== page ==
Best-case scenario is that, since the sign isn't parallel with either entrance shown, the sign may have been intended to direct towards a third entrance.
I suppose there wasn't one?
If “polydrug use” is simultaneous use of multiple drugs, possibly as one product combining several drugs … then presumably at least some synthetics are reaching the market as ingredients of such mixtures, so a clear distinction might be difficult to maintain.
all recreational drug use is detrimental to the health and well being of the individual
I look forward to your campaign against alcohol. Good luck with that.
(Speaking as a non-user, I’d still quite like to hear more NZ reggae though, so this seems one of the rare cases where other people’s drug use could impact me positively. I’m not exactly seeing a problem here.)
weeding out these misunderstandings
Drug Harm Index didn’t explicitly talk about being remanded or sentenced to prison as a drug harm
If so, that's quite an omission!
Well, yes; and that social networking approach is the sampling technique in this case. Nothing wrong with that, but it’s better to be explicit about the possible impact when interpreting the results. E.g. more fully networked users (and/or your readers!) are likely to be more knowledgeable about the specifics of compound ratios.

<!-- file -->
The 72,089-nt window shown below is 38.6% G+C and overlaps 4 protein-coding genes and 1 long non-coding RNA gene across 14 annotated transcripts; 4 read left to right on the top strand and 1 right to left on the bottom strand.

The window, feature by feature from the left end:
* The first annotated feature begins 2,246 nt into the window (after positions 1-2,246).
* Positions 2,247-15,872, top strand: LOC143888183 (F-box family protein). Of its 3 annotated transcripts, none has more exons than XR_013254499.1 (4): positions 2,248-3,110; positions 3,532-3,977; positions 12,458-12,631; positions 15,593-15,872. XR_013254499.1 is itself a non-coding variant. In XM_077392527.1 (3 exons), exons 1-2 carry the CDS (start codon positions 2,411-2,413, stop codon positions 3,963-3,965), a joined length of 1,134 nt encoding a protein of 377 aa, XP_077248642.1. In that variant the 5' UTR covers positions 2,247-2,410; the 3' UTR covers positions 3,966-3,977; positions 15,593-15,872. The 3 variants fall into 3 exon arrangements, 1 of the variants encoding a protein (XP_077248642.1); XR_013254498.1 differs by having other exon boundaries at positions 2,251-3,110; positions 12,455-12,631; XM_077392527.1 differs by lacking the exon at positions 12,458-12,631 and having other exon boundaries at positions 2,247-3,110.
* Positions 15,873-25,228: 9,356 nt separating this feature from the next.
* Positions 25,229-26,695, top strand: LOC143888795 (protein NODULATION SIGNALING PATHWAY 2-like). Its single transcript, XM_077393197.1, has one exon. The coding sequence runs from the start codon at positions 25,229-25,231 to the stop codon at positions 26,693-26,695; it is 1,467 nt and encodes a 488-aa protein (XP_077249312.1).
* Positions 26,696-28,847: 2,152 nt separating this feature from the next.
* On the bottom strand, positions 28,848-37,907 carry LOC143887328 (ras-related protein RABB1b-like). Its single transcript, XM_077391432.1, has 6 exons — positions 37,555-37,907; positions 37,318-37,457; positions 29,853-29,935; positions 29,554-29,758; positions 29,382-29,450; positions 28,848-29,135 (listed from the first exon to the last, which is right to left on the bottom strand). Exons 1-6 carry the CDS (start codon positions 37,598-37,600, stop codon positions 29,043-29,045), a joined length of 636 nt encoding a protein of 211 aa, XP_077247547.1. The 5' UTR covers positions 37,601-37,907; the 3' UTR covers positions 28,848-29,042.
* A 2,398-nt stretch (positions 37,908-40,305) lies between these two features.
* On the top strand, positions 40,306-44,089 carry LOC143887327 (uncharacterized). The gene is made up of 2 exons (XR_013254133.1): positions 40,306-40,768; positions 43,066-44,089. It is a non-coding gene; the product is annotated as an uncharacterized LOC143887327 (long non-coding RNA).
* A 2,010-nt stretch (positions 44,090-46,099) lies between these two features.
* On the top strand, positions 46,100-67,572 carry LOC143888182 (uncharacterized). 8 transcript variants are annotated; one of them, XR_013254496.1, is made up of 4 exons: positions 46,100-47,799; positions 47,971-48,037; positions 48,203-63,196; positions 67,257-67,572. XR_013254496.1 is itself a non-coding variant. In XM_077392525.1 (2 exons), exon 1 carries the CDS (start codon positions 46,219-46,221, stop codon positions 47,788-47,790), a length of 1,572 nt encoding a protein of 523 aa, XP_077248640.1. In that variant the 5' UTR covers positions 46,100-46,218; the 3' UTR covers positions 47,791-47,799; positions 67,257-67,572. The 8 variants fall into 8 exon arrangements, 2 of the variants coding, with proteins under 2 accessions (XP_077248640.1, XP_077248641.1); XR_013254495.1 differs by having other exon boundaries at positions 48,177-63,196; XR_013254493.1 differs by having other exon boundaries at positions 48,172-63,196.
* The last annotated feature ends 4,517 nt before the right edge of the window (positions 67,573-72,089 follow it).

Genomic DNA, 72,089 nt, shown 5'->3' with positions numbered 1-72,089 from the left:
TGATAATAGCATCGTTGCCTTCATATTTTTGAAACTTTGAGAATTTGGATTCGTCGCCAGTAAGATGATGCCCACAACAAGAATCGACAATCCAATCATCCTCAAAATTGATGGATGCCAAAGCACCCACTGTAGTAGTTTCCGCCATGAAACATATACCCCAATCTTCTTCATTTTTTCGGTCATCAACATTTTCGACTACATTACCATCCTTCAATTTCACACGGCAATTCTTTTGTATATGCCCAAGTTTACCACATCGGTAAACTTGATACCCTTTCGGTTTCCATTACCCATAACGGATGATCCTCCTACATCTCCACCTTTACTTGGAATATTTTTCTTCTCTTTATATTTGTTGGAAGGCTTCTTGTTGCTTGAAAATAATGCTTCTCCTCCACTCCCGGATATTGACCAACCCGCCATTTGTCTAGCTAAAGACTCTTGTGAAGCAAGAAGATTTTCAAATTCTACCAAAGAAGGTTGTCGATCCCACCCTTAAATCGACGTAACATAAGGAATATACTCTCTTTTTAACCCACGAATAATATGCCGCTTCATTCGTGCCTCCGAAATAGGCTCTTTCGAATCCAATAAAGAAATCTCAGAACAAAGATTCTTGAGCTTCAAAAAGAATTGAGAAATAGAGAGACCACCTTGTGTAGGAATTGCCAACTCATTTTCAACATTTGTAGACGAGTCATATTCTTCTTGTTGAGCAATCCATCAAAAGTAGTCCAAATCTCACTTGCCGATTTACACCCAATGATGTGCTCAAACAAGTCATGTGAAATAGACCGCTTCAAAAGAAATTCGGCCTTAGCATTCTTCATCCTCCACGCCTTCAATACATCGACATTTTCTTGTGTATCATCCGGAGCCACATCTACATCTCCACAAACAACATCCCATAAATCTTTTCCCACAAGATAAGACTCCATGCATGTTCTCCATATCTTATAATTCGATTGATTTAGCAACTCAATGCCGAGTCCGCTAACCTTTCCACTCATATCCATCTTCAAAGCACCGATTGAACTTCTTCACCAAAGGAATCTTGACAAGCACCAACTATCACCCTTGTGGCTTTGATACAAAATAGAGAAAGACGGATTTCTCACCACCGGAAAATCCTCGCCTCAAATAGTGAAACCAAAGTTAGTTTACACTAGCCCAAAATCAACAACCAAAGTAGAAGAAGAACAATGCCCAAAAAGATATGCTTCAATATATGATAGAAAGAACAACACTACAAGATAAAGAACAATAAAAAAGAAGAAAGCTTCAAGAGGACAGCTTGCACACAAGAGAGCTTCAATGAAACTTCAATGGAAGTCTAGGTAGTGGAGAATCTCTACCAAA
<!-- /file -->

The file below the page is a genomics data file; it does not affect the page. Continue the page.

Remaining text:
at least two different groups of people using
I think you’re right, medicinal users are more likely to be a collection of clusters than a single homogenous group. Not least because of barriers to access leading to disparate types of cannabis source (as you point out, past recreational users may have an access advantage).
Corollary 1: different survey techniques / data sources will capture different clusters with different levels of success (resulting in different overall demographic profiles for ethnicity, income, and range of medical conditions cited).
Corollary 2: we should be very cautious about making generalisations from any one sample. Especially, look for clusterings before calculating averages.
So what you’re describing is a coping mechanism whereby the cannabis allows some plausible deniability regarding the dementia?
That may well be of some psychological benefit, but most researchers would hesitate to assign “medical value” on that basis alone.
The combination of (online questionnaire delivery) + (higher-than-average earners) + (knowledgeable about the topic) suggests a likely bias in the survey responses towards the educated middle class, and so (much as the results indicate) directed away from the stereotypical cannabis user. (Though specifically medicinal use should also skew older and, as a result, higher-income, anyway.)
But the problem then is the lack of reliable data to correct such a bias. Historical arrest statistics, for example, are certainly biased in their own right (away from educated middle-class users), and form a large part of what created the stereotype in the first place, so we should not be surprised if the two sources don’t agree.
At this point I would like to direct you towards the episode of Andrew Maxwell’s Public Enemies on the drugs trade (first broadcast in 2013, but recently rebroadcast on BBC Radio 4 Extra, so currently available for streaming until the end of July 2019).
“I’m not going to ask if you’ve used drugs; I’ll just tell the jokes, and I’ll know from your reactions.”
On ignoring alcohol, Maxwell comments (9 minutes in): it’s like “a government [that was] officially vegetarian, [and] used all the power of the state to go after steak restaurants, but instead of shutting down meat, they had a war on condiments.”
For The Whinny!
If only it were more “Hair!” and less “Harrumph!”